UK summons Chinese ambassador over 'deep concern' for new security law
- 02 July 2020
The Foreign Office has summoned the Chinese ambassador to make clear the UK's "deep concern" over the new Hong Kong national security law, APA reports citing Sky News.
Liu Xiaoming was called to a meeting with the Foreign Office's permanent under-secretary Sir Simon McDonald on Wednesday, hours after China imposed the legislation on the city.
Sir Simon made clear the UK's "deep concern" over the new law, which was proposed a month ago and came into effect at 11 pm in Hong Kong on Tuesday - without the details being published first.
He reiterated that the law breaches the Sino-British Joint Declaration which was signed in 1984 and gave Hong Kong almost full autonomy for 50 years after Britain handed the territory back to China in 1997.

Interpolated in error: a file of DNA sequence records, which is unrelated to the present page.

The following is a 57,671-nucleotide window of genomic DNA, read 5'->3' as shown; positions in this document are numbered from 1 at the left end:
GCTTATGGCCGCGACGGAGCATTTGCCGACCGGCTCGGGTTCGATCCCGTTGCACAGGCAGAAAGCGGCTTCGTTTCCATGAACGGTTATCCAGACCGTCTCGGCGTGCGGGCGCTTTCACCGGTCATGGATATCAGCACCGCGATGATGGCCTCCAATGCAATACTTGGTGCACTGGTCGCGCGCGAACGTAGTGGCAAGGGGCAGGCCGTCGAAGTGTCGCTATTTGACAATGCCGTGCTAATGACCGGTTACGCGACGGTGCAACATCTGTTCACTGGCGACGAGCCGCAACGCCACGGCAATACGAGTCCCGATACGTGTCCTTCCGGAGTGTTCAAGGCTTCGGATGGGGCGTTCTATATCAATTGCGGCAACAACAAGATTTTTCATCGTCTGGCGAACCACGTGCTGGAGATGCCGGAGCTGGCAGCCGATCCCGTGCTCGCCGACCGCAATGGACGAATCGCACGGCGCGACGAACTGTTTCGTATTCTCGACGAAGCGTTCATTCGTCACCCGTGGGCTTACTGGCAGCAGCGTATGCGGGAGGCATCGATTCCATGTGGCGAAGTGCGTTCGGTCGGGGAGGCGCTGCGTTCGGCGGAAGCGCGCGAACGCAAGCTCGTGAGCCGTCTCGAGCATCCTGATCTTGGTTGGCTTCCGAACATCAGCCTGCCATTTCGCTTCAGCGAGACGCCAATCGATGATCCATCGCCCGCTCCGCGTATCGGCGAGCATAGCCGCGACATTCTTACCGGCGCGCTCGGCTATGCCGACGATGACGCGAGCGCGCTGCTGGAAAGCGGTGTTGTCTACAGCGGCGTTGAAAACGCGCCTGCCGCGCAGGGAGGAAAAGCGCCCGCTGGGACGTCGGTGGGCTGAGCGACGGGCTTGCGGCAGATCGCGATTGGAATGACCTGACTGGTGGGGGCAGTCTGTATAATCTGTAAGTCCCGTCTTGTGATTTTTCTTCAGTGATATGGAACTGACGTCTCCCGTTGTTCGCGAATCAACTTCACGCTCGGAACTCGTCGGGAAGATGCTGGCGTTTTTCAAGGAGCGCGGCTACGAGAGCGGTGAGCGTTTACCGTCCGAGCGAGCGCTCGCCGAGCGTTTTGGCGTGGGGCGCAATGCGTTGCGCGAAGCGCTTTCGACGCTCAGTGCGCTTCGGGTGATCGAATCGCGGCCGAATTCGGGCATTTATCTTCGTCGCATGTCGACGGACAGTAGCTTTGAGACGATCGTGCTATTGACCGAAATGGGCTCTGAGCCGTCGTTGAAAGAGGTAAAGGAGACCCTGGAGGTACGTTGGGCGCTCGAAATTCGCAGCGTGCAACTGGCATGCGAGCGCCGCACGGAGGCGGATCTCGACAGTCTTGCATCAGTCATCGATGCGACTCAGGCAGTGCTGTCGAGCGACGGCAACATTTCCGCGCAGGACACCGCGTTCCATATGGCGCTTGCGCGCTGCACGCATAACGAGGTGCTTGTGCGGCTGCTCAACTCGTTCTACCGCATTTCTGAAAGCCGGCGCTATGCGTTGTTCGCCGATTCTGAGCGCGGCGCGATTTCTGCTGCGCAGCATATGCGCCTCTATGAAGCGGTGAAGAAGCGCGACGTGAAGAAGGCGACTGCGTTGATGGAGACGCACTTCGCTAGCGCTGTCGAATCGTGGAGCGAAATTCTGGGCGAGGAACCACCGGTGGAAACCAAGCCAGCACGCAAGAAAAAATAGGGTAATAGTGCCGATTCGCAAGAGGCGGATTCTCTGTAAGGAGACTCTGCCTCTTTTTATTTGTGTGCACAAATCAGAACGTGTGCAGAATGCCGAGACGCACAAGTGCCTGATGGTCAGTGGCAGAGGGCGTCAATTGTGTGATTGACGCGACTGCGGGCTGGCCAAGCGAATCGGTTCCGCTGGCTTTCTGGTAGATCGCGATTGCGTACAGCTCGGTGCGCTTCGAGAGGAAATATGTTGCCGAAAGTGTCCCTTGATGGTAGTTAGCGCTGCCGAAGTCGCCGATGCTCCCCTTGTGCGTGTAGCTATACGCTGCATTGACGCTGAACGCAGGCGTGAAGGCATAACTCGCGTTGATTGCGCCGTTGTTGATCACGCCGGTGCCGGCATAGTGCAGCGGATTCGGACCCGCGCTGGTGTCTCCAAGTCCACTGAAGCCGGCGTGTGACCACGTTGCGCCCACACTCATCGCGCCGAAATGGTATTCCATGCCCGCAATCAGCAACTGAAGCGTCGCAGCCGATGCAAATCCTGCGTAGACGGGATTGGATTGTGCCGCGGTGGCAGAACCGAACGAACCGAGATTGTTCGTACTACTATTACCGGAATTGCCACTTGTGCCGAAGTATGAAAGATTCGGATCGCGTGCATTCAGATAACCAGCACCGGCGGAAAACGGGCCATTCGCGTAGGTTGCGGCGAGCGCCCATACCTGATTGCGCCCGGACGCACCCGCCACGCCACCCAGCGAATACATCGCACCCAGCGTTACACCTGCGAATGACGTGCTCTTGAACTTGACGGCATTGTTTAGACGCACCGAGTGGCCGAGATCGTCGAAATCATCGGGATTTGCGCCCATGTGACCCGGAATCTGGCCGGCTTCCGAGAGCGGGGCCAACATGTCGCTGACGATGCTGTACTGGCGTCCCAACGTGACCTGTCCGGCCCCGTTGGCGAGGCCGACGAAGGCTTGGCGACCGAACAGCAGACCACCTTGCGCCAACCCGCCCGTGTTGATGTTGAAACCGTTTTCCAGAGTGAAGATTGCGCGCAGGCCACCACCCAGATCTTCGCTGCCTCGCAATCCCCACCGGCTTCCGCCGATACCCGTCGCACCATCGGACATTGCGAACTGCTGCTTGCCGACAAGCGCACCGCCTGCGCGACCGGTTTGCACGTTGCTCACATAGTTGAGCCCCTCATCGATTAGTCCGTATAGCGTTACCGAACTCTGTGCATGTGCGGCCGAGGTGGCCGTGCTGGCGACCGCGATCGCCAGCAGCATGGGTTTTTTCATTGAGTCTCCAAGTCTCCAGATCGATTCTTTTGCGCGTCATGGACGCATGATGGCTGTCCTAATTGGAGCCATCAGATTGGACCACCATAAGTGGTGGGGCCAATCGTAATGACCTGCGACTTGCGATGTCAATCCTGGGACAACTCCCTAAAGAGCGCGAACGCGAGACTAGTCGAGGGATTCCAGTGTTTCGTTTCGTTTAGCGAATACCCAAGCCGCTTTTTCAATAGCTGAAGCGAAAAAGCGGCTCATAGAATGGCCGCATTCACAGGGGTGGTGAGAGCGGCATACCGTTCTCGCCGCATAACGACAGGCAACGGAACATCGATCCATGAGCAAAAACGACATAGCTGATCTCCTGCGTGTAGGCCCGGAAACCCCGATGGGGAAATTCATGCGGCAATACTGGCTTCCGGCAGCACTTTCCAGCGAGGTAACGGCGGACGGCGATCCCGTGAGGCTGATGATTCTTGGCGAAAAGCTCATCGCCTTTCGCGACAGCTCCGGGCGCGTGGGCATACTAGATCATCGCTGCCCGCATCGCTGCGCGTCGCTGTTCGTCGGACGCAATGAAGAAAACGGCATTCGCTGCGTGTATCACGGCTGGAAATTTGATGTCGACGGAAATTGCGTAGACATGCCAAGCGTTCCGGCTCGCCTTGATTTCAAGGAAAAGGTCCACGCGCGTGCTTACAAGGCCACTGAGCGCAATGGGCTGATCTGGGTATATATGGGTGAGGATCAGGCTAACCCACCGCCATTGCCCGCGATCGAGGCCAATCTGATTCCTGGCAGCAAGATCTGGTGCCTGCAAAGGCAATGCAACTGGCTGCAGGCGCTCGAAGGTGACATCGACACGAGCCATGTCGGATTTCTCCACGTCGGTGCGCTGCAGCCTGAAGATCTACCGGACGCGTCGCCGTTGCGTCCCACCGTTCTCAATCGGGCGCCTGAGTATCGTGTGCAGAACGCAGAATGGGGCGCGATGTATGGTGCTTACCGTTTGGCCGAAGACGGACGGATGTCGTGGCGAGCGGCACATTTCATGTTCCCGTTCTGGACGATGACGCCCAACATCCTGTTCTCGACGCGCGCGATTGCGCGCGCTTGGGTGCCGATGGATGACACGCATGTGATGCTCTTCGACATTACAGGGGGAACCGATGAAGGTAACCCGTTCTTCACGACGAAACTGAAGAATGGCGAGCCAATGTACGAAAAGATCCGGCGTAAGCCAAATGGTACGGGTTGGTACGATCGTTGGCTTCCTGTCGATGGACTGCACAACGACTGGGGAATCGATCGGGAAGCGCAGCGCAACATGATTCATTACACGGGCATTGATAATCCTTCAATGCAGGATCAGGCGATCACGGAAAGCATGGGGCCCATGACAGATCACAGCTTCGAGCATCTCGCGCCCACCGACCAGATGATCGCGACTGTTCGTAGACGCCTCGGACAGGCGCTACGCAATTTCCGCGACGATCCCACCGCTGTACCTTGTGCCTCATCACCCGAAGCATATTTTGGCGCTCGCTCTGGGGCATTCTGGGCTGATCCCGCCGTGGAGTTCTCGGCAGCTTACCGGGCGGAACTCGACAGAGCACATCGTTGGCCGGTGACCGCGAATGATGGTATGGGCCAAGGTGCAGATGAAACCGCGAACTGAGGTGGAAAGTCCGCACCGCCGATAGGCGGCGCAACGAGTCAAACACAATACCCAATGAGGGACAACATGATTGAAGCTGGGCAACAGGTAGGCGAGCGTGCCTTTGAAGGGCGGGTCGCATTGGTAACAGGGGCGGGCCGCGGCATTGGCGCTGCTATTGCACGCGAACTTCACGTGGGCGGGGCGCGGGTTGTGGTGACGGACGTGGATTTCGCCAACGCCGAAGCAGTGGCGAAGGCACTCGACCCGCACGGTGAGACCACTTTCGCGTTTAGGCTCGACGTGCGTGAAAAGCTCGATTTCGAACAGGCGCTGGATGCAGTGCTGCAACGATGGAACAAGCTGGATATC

It is only the second time a Chinese ambassador has been called to the Foreign Office about Hong Kong since 1984.
The new security law drawn up by Beijing makes secessionist, subversive, or "terrorist" activities illegal in Hong Kong - as well as foreign intervention in the city's internal affairs.
Foreign Secretary Dominic Raab offered 2.9 million people in Hong Kong citizenship rights on Wednesday as police in the city started arresting peaceful protesters for carrying leaflets supporting Hong Kong independence on the 23rd anniversary of the handover.
Accusing China of a "grave and deeply disturbing" breach of the joint declaration, Mr Raab said the "bespoke" visa route would let British Nationals Overseas - people who were Hong Kong citizens before 1997 - and their dependents come from Hong Kong to work or study in the UK for five years.